Reviews and notes
Dorothy Arzner, the sole woman to work as a director in the Hollywood studio system of the 1930s and early ’40s, brings a subversive feminist sensibility to this juicily entertaining backstage melodrama. A behind-the-footlights look at friendship, jealousy, and ambition in the ruthless world of show business, Dance, Girl, Dance
follows the intertwining fates of two chorus girls: a starry-eyed dancer (Maureen O’Hara) who dreams of making it as a ballerina, and the brassy gold digger (a scene-stealing Lucille Ball) who becomes her rival both on the stage and in love. The rare Hollywood picture of the era to deal seriously with issues of female artistic struggle and self-actualization, Arzner’s film is a rich, fascinating statement from an auteur decades ahead of her time.
Dance, Girl, Dance
, a glorious and subversively feminist film from the Golden Age of Hollywood, had inauspicious beginnings. In 1940, RKO had a film in production that was going off the rails – a romantic comedy, with a handful of musical numbers, about two young hoofers dreaming of fame, fortune and fabulous love affairs. It was exactly the kind of story Hollywood doled out by the dozen, but no one was happy with how it was progressing, so producer Erich Pommer pulled Roy Del Ruth, one of the industry's heavyweights, and a master of the musical from the director's chair. Dorothy Arzner, who was freelancing at that time, picked it up instead. Although shooting had started, she went back to script stage and reworked the movie from the feet up.
At this point Arzner had been making movies for more than a decade, and she was the only female director of any prominence in Hollywood. Given a dance movie, she seized the chance to make something entirely more singular. Dance, Girl, Dance
is about what happens when men look at women and, more importantly, what happens when women confront that dynamic, take ownership of it or call it out. The film's appearance in the Criterion Collection slate is a nod to its importance both in the annals of classical Hollywood and as a landmark in the history of feminist cinema.
Two fantastic lead performances anchor the film, from a delicate Maureen O'Hara and a wickedly funny Lucille Ball. Judy O'Brien (O'Hara) has firm morals, a rigorous work ethic and artistic aspirations; Bubbles (Ball) has what her agent calls 'oomph!', as well as what she calls "brains", which is the savvy to make the most of the former. The two women are friends, but while Judy is the better dancer, Bubbles gets all the gigs, and all the dates. Those dates are mostly with wealthy men who pay for her furs and taxicabs, but also with Jimmy (Louis Hayward), a Manhattanite drinking his way through a protracted divorce, who spots the girls doing a shimmy when he's slumming it in Akron, Ohio. It's Judy who catches his eye, but it's Bubbles who glides out of the club on his arm.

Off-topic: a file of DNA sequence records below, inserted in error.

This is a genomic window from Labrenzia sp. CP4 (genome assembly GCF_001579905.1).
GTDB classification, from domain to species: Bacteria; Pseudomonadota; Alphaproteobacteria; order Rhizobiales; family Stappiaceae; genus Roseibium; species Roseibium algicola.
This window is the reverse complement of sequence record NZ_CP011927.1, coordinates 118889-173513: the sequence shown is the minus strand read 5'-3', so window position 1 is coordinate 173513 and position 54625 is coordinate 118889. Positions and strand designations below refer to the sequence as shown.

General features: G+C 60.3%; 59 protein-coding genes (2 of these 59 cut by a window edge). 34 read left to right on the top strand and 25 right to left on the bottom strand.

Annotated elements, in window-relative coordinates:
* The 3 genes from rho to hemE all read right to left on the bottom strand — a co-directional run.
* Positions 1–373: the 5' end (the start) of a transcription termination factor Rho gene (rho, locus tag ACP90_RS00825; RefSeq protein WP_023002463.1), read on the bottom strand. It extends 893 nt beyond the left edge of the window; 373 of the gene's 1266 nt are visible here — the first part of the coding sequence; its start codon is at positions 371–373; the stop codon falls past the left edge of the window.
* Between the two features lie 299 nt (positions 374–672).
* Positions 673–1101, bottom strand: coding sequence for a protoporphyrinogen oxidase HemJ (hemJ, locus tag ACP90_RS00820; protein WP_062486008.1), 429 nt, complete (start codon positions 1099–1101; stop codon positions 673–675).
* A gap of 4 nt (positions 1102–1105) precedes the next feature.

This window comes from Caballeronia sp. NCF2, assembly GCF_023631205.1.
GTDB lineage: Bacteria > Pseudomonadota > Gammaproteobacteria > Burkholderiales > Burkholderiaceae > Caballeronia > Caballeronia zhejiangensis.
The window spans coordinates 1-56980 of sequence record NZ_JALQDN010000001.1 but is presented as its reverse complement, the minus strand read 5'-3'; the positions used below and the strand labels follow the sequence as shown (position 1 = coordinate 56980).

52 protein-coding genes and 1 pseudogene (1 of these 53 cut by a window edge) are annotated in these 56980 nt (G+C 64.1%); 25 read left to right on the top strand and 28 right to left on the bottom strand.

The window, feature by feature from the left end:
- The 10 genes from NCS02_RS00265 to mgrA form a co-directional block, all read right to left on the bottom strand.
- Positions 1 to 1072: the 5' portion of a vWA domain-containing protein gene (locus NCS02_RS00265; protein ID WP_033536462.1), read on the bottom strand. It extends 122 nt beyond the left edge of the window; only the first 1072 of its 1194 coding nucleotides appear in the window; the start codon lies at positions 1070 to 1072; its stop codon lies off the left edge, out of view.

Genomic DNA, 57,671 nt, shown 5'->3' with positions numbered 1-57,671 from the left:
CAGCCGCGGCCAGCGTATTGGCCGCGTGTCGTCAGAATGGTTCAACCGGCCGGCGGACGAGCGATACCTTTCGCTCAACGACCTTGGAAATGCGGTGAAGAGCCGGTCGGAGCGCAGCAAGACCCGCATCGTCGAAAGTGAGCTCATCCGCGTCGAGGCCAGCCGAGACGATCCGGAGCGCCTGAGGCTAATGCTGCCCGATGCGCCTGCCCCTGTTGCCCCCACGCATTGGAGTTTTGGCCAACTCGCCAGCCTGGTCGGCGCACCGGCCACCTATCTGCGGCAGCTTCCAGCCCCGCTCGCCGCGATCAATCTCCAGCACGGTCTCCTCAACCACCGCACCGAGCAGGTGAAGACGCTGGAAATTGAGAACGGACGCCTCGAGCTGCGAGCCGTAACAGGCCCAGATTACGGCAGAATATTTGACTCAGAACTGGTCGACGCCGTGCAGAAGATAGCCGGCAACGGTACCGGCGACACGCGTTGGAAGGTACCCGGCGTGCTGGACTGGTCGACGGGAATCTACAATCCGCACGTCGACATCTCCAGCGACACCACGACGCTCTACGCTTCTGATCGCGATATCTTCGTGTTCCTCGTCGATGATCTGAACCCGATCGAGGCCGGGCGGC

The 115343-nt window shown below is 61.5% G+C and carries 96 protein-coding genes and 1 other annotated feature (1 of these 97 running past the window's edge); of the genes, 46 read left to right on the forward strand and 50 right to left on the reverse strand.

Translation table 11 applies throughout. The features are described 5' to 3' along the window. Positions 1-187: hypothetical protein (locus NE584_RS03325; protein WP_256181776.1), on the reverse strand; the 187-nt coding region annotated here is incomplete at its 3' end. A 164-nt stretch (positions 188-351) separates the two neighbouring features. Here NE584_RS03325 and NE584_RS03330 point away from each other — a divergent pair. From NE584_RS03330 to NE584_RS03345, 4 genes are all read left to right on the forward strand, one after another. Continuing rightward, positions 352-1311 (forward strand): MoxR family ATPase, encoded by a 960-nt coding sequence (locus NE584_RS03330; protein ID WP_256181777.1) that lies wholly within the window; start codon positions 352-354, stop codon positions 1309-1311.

The film isn't really about the competition between the two women, though, but how they negotiate their job, which isn't just to dance, but to display themselves for a male audience. Bubbles knows how to make this work for her. When she dances a hula in an audition, close-ups of the man appraising her reveal his sweaty face and boggling eyes – he practically drools, and she gets the job. When she becomes successful, she renames herself Tiger Lily White, and writes the captions for her own paparazzi photographs. She may be performing in a burlesque hall to crowds of men who have come to admire her figure rather than her dancing, but she sets the terms of the deal.
Judy is a lot harder to look at. She dances in private, she runs from an audition. When Jimmy first sees her in Ohio, he is dazzled by the reflection from her sequins. It's the first time in the film we see a man looking at a woman, and Arzner makes it awkward. Eventually Judy will take a demeaning dance job as Bubbles's warm-up act, which will make her seethe until she delivers the film's most famous speech, a righteous demolition of the male gaze: "I know you want me to tear my clothes off so you can look your 50 cents' worth. Fifty cents for the privilege of staring at a girl the way your wives won't let you... So you can go home when the show's over, strut before your wives and sweethearts and play at being the stronger sex for a minute? I'm sure they see through you. I'm sure they see through you just like we do!"
Dance, Girl, Dance
lands this blow smartly, not just because the whole story has been leading up to this outburst, but because endless characters in any number of Hollywood backstage musicals might have voiced the same opinion, but they didn't. It's a small film with big ideas. There's a queer aspect too: the dancers' elderly agent Madame Basilova (a touching performance by Maria Ouspenskaya) is something of a stand-in for Arzner and her partner, the choreographer Marion Morgan – she's a butch woman who caves into conventional femininity at her peril.
- Pamela Hutchinson, Sight & Sound, Summer 2020.
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